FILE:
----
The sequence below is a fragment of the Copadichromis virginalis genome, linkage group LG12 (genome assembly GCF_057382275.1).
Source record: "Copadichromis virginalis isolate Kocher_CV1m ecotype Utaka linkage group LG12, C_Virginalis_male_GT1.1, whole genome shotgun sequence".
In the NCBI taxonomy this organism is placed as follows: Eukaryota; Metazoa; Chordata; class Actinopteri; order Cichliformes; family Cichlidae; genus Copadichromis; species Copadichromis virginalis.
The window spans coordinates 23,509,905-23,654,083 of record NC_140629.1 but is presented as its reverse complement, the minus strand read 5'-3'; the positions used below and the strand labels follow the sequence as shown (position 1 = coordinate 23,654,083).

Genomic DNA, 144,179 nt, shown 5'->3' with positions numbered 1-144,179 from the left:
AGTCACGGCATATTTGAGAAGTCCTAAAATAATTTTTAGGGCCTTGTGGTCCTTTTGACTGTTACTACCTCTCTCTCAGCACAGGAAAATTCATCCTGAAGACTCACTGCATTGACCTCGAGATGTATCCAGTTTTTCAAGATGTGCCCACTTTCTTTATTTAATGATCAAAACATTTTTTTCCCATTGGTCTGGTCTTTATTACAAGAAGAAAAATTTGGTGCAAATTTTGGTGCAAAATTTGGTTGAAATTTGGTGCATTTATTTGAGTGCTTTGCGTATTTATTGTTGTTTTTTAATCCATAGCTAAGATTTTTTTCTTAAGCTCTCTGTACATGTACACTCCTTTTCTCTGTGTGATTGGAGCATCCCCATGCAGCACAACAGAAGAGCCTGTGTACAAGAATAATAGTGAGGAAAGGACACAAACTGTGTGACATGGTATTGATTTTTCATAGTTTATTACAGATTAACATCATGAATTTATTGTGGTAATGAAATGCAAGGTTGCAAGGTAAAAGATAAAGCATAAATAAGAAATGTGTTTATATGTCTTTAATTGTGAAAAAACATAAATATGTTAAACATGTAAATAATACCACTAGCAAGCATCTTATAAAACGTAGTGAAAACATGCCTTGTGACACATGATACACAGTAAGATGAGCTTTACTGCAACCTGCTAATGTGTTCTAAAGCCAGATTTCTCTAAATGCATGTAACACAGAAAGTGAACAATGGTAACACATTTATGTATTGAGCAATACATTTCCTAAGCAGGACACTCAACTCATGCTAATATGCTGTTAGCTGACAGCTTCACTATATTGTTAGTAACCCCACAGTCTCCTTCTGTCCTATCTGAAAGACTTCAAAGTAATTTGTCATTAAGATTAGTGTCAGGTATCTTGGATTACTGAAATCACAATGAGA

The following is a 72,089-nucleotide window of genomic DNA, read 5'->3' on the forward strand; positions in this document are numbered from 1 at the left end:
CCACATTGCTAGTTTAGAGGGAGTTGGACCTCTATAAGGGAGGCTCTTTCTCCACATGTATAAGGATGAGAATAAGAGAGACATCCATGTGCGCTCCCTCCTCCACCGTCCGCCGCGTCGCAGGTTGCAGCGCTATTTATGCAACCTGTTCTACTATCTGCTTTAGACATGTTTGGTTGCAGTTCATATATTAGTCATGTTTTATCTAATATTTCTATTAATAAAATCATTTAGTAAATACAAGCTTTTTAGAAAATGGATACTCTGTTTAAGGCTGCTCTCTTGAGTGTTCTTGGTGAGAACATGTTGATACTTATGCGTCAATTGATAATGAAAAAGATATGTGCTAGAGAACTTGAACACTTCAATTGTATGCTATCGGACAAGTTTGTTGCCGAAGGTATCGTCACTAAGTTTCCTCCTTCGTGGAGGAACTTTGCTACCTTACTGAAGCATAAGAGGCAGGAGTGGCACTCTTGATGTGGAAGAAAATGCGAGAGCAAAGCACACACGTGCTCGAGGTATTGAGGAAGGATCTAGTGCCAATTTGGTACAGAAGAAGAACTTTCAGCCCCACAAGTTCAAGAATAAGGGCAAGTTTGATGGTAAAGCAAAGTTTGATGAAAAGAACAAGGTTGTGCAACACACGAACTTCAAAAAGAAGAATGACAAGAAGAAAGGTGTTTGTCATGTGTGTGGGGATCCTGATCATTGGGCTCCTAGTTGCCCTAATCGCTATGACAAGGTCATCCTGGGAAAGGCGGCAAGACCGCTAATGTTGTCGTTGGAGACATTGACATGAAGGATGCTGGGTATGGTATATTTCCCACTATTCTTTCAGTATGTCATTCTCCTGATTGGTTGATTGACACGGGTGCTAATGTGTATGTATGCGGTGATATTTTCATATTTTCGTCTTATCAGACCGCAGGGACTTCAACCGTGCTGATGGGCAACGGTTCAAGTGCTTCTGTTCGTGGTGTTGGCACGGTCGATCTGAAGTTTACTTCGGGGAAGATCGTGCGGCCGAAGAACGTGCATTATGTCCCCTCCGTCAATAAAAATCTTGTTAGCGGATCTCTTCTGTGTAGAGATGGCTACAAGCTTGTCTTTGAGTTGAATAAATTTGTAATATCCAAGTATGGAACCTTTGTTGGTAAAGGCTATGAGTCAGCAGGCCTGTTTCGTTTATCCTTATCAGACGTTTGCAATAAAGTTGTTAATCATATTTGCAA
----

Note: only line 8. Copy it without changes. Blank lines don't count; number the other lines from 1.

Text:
CCACATTGCTAGTTTAGAGGGAGTTGGACCTCTATAAGGGAGGCTCTTTCTCCACATGTATAAGGATGAGAATAAGAGAGACATCCATGTGCGCTCCCTCCTCCACCGTCCGCCGCGTCGCAGGTTGCAGCGCTATTTATGCAACCTGTTCTACTATCTGCTTTAGACATGTTTGGTTGCAGTTCATATATTAGTCATGTTTTATCTAATATTTCTATTAATAAAATCATTTAGTAAATACAAGCTTTTTAGAAAATGGATACTCTGTTTAAGGCTGCTCTCTTGAGTGTTCTTGGTGAGAACATGTTGATACTTATGCGTCAATTGATAATGAAAAAGATATGTGCTAGAGAACTTGAACACTTCAATTGTATGCTATCGGACAAGTTTGTTGCCGAAGGTATCGTCACTAAGTTTCCTCCTTCGTGGAGGAACTTTGCTACCTTACTGAAGCATAAGAGGCAGGAGTGGCACTCTTGATGTGGAAGAAAATGCGAGAGCAAAGCACACACGTGCTCGAGGTATTGAGGAAGGATCTAGTGCCAATTTGGTACAGAAGAAGAACTTTCAGCCCCACAAGTTCAAGAATAAGGGCAAGTTTGATGGTAAAGCAAAGTTTGATGAAAAGAACAAGGTTGTGCAACACACGAACTTCAAAAAGAAGAATGACAAGAAGAAAGGTGTTTGTCATGTGTGTGGGGATCCTGATCATTGGGCTCCTAGTTGCCCTAATCGCTATGACAAGGTCATCCTGGGAAAGGCGGCAAGACCGCTAATGTTGTCGTTGGAGACATTGACATGAAGGATGCTGGGTATGGTATATTTCCCACTATTCTTTCAGTATGTCATTCTCCTGATTGGTTGATTGACACGGGTGCTAATGTGTATGTATGCGGTGATATTTTCATATTTTCGTCTTATCAGACCGCAGGGACTTCAACCGTGCTGATGGGCAACGGTTCAAGTGCTTCTGTTCGTGGTGTTGGCACGGTCGATCTGAAGTTTACTTCGGGGAAGATCGTGCGGCCGAAGAACGTGCATTATGTCCCCTCCGTCAATAAAAATCTTGTTAGCGGATCTCTTCTGTGTAGAGATGGCTACAAGCTTGTCTTTGAGTTGAATAAATTTGTAATATCCAAGTATGGAACCTTTGTTGGTAAAGGCTATGAGTCAGCAGGCCTGTTTCGTTTATCCTTATCAGACGTTTGCAATAAAGTTGTTAATCATATTTGCAA